Rav Daniel Kohn (left) and Eli Schwebel

Eli: Boker tov, Rebbe. I’ve really been energized by this idea of “giving strength to the tired.” It’s really an attitude to life, like, what’s in this moment to open up to, what’s new here.

Rav Daniel: Piece by piece, we’re connecting to what makes us live. The next blessing takes us to a primal distinction between who we are as human beings and what might have been.

Eli: You’re talking about “Roka ha’aretz al ha’mayim—Who spreads out the land over the water,” right?

Rav Daniel: Yes.

Eli: It’s actually quite fascinating to think of what would have been different if our planet had been completely covered by water … Could we have developed, talked, written …

Rav Daniel: Actually the Torah begins its cosmology with everything being water-like, “chaos … the winds of Hashem over the waters,” everything amorphous, without pattern, without direction. Once the earth is formed, that’s the first “spreading out the dry land over the waters”—solidity. And then we end up with a planet covered with water.

Eli: Only then it says that the waters gathered together and the dry land came up.

Rav Daniel: That’s right, but that isn’t spreading the dry land over the waters … it’s different. This blessing is about keeping those first waters under the earth—whatever those original waters were … It seems we can say they are the open potential of what cosmologists call the “primordial soup” of particles, energies, ions, gases, forces … The resources for creating life, the potentialities for what is to come.

Eli: Am I supposed to think of this every morning??

Rav Daniel: Well, I think this berachah is waking us up to something. We continue to live in a universe that has endless, open potential. These same forces of “water” are still around. I think we feel them sometimes inside us as we aspire for more, feel the need to “break out” and build something new. We experience the chaos in our lives and the calling to make a pattern, to discover purpose and give our lives form … but we know we take our next steps and form them out of these wide-open possibilities which life is always offering us. Hashem gave us a place for this, the ground we stand on. But that is mirrored in things we face every day. The dry land we walk—the particular life we have formed—continues to sit on bubbling possibilities that are “covered over” but still offer their creative powers.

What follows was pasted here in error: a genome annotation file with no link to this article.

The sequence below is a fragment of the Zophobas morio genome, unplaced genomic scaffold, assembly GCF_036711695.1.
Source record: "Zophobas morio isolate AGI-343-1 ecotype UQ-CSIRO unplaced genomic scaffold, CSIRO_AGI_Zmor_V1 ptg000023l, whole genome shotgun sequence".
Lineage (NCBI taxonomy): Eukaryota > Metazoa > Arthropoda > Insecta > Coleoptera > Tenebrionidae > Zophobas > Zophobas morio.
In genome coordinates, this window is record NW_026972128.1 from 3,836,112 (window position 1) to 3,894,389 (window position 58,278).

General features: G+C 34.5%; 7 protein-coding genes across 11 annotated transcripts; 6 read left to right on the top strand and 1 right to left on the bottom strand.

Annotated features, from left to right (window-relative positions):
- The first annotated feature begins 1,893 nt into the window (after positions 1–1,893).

Eli: Wow, so it’s really like a dialogue between our solidity and fluidity. It’s not just that He made the dry land. He spread it over the water—meaning, the waters are still there.

Rav Daniel: Contributing to our growth, even as we stabilize ourselves in the present.

Eli: You know, creative process is so much like this. When I write a song I really feel like I’m in an energy realm, possibilities flying around, nothing formed yet. And then, eureka! There’s suddenly the word, the melody…

Rav Daniel: Precisely! So we’re blessing Hashem for having given us a place to stand, grow and develop … while it remains hovering over endless wellsprings of possibility which we continue to draw from. It’s a big blessing!

Eli: Kind of like a prayer and a hope and a blessing all together. 

Please look out in the coming weeks for more transcribed installments of Siddur Alive, and continue to follow @ HYPERLINK “https://www.instagram.com/elischwebel/” EliSchwebel on Instagram to see them in engaging video format.


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